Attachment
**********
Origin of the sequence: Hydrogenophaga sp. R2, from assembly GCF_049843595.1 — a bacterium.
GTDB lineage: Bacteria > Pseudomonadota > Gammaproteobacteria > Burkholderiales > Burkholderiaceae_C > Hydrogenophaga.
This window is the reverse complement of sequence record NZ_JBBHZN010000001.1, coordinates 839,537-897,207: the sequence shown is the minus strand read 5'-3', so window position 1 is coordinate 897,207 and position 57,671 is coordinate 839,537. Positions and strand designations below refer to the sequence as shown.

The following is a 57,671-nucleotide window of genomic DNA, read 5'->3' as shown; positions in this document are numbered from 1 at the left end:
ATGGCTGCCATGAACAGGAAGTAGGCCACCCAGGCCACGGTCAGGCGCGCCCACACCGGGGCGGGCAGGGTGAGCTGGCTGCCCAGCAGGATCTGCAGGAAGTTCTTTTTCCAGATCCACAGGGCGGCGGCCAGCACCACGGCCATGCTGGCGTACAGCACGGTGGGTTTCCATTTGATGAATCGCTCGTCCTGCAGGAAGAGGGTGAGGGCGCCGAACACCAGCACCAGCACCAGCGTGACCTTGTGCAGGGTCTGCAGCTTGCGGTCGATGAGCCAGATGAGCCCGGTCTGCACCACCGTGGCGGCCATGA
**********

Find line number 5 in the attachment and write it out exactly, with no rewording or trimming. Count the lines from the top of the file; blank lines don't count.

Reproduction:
ATGGCTGCCATGAACAGGAAGTAGGCCACCCAGGCCACGGTCAGGCGCGCCCACACCGGGGCGGGCAGGGTGAGCTGGCTGCCCAGCAGGATCTGCAGGAAGTTCTTTTTCCAGATCCACAGGGCGGCGGCCAGCACCACGGCCATGCTGGCGTACAGCACGGTGGGTTTCCATTTGATGAATCGCTCGTCCTGCAGGAAGAGGGTGAGGGCGCCGAACACCAGCACCAGCACCAGCGTGACCTTGTGCAGGGTCTGCAGCTTGCGGTCGATGAGCCAGATGAGCCCGGTCTGCACCACCGTGGCGGCCATGA